Over the last couple posts, we’ve been delving into some of the very real, but rarely discussed, challenges for senior leaders. We moved on to talk about our initial conversations and meetings, as well as the role I play as a trusted advisor and collaborator. This week, we’ll review what a typical engagement looks like and the method to my madness. We’ll also touch on my approach to contracts and the value I see in not using them. My hope is that you’ll find a few nuggets in these posts that will help you solve challenges you may be facing.
Initially, we’ll (ideally) meet face to face or via video conference. There’s no cost associated with this meeting except for both of our time. The three objectives of our meeting are to determine:
- What are the current challenges the CEO needs assistance with?
- Is there a specific issue?
- Are things great and they simply want to maximize results?
- Do they need help in achieving a fitting work-life balance?
- Do they need a trusted sounding board?
- Are they stuck and need a collaborator?
- Does the CEO feel that I’m (Kris) a good fit?
- Do our personalities mesh?
- Does s/he feel my skillset is the appropriate complement to theirs?
- Can I help them solve their issue(s)?
- Do I (Kris) feel we’re a good fit and can I genuinely help them?
- Is there a real connection?
- Is this a person I like and want to spend time with?
- Are they ready for help?
- Are they ready to be challenged and pushed?
This is all achieved through a simple conversation that usually takes one to two hours, which is the initial groundwork for a relationship. I know that to be truly effective my clients, they have to unequivocally trust me, which is why having a good connection is the cornerstone. To quote Patrick Lencioni, “Without trust, you can’t have conflict, and without conflict, it is difficult to have real commitment and clear accountability.” All of which impacts results. Every quality relationship – from business to personal – has a foundation built on trust. This is the primary reason I don’t charge for this initial session. I need to first make sure we’re a good mutual fit. I “go all in” with my advisory clients and will do whatever I can to help them become great.
During our conversation, we’ll also discuss my role in this process and we’ll ensure we’re on the same page. In most cases, becoming a confidant and trusted advisor is very different than acting as a coach. I’ve done a ton of coaching in the past and fully embrace it. I believe that the art of coaching is to act primarily as a facilitator and teacher for the individual; to help others work through issues and discover their own path by encouraging them to figure it out and pull from within. In other words, the client has the answers and it’s the duty of the coach to assist the individual with discovering possible solutions. In addition, a coach will often provide tips and tools for the individual to improve upon the process or their skillset. However, a great coach will rarely be the collaborator helping to move issues forward, and rarely will a coach be thinking about how to solve a problem when off the clock.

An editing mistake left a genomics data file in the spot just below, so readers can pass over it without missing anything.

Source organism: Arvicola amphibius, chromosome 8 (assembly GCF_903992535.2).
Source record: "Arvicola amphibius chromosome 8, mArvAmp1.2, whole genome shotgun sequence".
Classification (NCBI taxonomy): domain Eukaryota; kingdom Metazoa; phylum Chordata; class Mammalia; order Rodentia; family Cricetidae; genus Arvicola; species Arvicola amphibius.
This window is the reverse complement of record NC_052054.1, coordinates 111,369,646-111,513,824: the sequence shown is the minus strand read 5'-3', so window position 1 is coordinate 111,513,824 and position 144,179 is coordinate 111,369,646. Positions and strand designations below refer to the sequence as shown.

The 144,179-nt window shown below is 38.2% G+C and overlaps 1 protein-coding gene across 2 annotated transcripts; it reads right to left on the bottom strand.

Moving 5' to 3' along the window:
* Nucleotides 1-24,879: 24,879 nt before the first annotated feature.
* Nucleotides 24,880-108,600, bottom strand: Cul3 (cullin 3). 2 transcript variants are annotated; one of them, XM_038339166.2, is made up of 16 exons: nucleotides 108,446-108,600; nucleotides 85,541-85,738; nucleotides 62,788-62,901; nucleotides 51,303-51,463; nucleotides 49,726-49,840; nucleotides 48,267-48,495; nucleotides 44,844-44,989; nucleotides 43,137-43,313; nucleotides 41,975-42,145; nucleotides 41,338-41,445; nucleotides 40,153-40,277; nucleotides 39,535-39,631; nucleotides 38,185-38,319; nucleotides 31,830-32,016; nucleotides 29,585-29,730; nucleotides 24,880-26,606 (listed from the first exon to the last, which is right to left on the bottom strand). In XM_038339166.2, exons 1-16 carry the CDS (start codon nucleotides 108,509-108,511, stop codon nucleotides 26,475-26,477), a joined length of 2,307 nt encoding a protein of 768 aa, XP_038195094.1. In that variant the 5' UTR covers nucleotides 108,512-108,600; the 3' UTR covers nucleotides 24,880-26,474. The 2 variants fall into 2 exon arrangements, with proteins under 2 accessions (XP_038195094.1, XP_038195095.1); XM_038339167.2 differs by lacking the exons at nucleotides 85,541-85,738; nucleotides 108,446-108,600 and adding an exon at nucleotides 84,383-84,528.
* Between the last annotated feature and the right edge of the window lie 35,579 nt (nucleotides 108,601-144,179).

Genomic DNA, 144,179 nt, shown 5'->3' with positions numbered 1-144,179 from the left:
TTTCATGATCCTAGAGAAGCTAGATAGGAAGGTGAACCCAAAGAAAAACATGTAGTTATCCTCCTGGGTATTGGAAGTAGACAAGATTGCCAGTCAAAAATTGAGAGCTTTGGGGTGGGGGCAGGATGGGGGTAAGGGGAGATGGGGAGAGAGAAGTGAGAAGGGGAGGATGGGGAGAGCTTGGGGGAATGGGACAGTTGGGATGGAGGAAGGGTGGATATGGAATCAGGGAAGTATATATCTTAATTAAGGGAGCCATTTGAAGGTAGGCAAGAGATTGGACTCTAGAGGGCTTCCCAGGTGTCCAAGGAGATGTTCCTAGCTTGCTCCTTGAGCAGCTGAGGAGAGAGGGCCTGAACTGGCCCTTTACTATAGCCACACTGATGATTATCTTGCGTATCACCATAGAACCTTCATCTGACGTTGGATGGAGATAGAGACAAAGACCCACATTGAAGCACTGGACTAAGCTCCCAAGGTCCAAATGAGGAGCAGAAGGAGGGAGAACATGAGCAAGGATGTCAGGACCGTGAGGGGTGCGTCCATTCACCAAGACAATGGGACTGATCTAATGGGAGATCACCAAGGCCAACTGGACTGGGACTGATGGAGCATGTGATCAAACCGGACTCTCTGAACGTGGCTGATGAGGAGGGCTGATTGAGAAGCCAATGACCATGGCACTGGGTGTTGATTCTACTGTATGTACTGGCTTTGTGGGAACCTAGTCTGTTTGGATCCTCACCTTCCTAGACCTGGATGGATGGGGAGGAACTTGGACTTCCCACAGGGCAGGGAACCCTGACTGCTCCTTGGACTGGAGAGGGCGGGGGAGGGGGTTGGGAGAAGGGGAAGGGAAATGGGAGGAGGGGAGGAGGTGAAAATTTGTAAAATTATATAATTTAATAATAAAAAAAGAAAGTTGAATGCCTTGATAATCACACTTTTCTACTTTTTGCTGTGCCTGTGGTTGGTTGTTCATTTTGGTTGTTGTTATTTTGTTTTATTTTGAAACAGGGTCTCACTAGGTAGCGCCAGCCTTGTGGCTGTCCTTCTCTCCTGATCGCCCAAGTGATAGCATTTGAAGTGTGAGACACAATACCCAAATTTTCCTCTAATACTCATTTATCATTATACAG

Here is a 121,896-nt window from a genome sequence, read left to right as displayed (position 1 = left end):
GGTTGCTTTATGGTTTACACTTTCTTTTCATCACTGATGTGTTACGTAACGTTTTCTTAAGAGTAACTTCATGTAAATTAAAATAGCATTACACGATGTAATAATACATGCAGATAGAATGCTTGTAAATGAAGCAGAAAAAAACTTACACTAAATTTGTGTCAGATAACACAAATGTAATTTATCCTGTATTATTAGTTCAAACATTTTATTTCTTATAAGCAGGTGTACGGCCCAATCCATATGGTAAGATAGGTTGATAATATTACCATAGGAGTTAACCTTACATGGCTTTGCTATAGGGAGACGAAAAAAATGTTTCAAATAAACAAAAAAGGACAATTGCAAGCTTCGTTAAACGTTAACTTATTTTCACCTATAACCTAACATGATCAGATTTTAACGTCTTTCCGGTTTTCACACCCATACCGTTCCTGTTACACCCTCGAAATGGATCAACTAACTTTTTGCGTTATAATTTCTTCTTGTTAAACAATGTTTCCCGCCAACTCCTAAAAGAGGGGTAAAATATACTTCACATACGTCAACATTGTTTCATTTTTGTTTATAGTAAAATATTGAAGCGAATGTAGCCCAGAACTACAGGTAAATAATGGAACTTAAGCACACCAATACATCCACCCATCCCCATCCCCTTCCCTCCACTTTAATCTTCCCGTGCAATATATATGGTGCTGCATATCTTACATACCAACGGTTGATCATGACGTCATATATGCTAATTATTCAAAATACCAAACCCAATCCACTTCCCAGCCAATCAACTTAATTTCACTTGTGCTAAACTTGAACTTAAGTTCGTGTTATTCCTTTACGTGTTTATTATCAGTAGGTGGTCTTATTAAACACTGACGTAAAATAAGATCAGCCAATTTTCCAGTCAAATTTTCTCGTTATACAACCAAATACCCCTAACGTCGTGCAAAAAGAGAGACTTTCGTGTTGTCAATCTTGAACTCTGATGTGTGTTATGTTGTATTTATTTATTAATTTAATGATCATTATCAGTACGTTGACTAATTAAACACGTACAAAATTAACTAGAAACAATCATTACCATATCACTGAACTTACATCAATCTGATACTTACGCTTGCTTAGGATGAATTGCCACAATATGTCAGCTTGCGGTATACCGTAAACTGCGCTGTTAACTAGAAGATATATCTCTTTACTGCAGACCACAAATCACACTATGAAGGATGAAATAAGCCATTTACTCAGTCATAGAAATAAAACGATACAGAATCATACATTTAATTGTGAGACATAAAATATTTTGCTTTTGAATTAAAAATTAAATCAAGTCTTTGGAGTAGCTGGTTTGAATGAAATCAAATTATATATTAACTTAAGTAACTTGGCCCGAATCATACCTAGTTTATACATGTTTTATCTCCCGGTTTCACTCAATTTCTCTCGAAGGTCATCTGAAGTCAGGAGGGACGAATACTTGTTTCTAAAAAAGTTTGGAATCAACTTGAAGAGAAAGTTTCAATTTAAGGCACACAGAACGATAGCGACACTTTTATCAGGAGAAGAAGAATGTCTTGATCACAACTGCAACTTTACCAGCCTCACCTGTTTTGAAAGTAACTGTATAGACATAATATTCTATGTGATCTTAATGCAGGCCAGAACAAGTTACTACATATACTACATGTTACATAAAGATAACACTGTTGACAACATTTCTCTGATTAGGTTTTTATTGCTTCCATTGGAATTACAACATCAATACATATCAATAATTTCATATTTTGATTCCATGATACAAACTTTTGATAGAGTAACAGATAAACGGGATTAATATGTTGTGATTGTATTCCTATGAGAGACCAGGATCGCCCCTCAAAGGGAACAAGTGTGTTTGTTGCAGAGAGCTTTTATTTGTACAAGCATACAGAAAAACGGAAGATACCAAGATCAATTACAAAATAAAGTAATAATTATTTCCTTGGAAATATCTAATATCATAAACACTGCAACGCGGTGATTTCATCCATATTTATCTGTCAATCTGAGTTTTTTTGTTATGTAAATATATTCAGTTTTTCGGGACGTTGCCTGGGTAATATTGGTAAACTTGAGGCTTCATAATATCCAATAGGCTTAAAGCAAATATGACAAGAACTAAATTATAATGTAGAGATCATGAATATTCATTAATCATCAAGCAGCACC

As an advisor, I believe my role is threefold:
- Objective sounding board
- Offers a confidential, impartial, independent, and candid perspective
- Provokes out-of-the-box thinking and identifies alternative options
- Pinpoints blind spots and issues; creates paths to solve them
- Lives outside the box; is able to lend new perspectives and insights
- Participates in the problem-solving process
- Pushes traditional thinking and possibilities
- Assists with CEO assessment and the development of key personnel
- Acts as an accountability partner to ensure teams stay on track
- Identifies personal and key team member development needs
- Teaches and coaches on specific tools needed to achieve development
- Defines personal success and balance; creates and implements a plan to achieve it
- Refines and grows leadership/management training skills
This can be a tightrope for me. I find that as long as I clarify the expectations during our discussion, it works well. As an example, I’ll say something like, “Now, I’m putting on my collaborative hat. Do you want my thoughts?” This is always well-received and clients seem to understand the reasons for my approach.
I have friends who are very successful coaches and who want to know why I desire taking a more engaged approach. The answer is simple: I have 30+ years of entrepreneurial experience, have worked with hundreds of businesses and individuals, and I see things differently. I believe that in the right cases, there’s huge potential value in collaboration.
Next week, we’ll discuss what a typical engagement with me as strategic advisor looks like and talk about my philosophy towards contracts and ongoing engagements.
If you’re a business owner, CEO, president, or chairman of the board, and you’d like to see if we may be a fit, I’d be humbled to have the opportunity to speak with you and to provide you with an hour of time to explore where we could go.